Observation: I know that many men have a real creativity when creating their pad, but I notice that any artistic flare seems to be directly related to the amount of money spent. I've seen some guy's houses which are really beautiful, but no money has been spared in the creation. Also, although the interior design is amazing there is rarely a sense of 'home'. I really think that it's a woman's touch that creates a home. N.B. I realise that this is a totally non-p.c. statement, but I guess it's a very non-p.c. blog.

29th December 2010

I've heard of a Yuletide log before, but this year ours was in no way related to chocolate cake. David and I were driving down a lane near to our house, on our way home, when we found a huge branch in the middle of the road. We were in our little Fiat, but this didn't stop us pulling over and bagging the wood. A short time later with a chain saw and we soon had a roaring fire! We're no where near even attempting self sufficiency, but gathering the wood did leave a great sense of satisfaction. It's the small blessings along the way that we can either enjoy or take for granted. It's like the days we spent mending an old garden bench gave far more pleasure than just buying a new one.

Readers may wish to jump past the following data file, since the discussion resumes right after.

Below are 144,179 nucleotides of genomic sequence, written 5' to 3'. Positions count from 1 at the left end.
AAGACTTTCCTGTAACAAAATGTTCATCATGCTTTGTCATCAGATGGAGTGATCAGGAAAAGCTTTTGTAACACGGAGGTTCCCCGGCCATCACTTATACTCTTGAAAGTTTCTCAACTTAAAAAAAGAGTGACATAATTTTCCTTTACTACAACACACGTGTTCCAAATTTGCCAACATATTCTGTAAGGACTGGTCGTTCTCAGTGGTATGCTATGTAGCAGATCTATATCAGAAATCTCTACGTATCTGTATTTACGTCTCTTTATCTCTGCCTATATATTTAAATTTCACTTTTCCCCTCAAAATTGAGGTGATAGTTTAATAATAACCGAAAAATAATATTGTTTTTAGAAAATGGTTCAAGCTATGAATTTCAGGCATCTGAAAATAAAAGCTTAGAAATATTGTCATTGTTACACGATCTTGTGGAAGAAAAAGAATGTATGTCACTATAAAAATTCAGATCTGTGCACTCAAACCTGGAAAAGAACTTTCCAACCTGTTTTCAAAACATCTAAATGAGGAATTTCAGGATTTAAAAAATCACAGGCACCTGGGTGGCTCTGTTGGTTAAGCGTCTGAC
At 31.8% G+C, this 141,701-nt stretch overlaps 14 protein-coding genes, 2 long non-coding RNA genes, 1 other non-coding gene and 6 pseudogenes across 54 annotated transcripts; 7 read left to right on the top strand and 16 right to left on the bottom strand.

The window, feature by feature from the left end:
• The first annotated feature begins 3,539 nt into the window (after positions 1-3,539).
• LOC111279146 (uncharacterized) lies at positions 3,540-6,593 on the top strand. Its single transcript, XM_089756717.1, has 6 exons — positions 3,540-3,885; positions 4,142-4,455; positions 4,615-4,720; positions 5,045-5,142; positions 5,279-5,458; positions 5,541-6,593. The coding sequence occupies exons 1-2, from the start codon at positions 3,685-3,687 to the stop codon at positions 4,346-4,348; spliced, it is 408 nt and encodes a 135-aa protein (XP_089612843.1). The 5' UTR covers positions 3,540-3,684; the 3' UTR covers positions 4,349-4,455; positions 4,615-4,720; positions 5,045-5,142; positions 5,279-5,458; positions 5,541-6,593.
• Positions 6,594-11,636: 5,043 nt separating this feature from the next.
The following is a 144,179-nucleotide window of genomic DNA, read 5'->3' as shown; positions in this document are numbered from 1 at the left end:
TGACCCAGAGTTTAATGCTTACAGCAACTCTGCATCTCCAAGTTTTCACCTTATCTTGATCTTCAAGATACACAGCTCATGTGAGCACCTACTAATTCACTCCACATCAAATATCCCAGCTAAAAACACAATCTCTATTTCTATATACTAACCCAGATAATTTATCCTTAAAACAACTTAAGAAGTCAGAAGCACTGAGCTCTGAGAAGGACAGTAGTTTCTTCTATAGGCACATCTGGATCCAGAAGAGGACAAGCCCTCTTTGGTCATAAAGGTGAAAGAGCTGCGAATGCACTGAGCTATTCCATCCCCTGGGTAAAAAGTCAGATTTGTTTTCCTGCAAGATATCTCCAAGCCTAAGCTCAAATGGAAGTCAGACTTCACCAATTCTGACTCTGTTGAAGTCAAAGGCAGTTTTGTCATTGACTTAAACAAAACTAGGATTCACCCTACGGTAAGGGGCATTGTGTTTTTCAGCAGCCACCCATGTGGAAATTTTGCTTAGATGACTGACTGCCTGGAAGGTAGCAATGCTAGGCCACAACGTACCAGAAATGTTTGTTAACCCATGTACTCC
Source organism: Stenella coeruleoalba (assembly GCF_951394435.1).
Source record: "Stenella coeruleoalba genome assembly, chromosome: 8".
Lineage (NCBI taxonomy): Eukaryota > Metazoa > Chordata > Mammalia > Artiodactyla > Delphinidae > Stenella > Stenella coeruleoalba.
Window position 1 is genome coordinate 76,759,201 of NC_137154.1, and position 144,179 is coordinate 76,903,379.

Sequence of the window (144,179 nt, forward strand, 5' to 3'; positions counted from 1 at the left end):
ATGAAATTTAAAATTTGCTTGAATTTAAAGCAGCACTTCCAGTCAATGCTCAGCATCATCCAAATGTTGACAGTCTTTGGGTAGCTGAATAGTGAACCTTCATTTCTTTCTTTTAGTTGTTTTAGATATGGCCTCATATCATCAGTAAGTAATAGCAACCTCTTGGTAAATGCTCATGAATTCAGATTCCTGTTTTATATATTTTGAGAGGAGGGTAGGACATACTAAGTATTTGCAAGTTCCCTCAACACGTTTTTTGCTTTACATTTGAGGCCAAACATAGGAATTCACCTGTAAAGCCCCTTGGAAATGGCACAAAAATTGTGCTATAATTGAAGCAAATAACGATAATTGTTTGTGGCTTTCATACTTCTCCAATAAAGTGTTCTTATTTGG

Speaking of homely pleasures: I forgot to mention the Christmas table runners I made over Christmas. I love the Flower Fairies by Cicely Mary Barker and 2m of Christmas Flower Fairy fabric made 4 table runners, which I gave to family and friends - as well as keeping one for myself. I really enjoyed making them and my friends and family loved having a home made gift. I'm so pleased I made the time to make them. (It's a shame I forgot to photograph the tassle detail!)

26th December 2010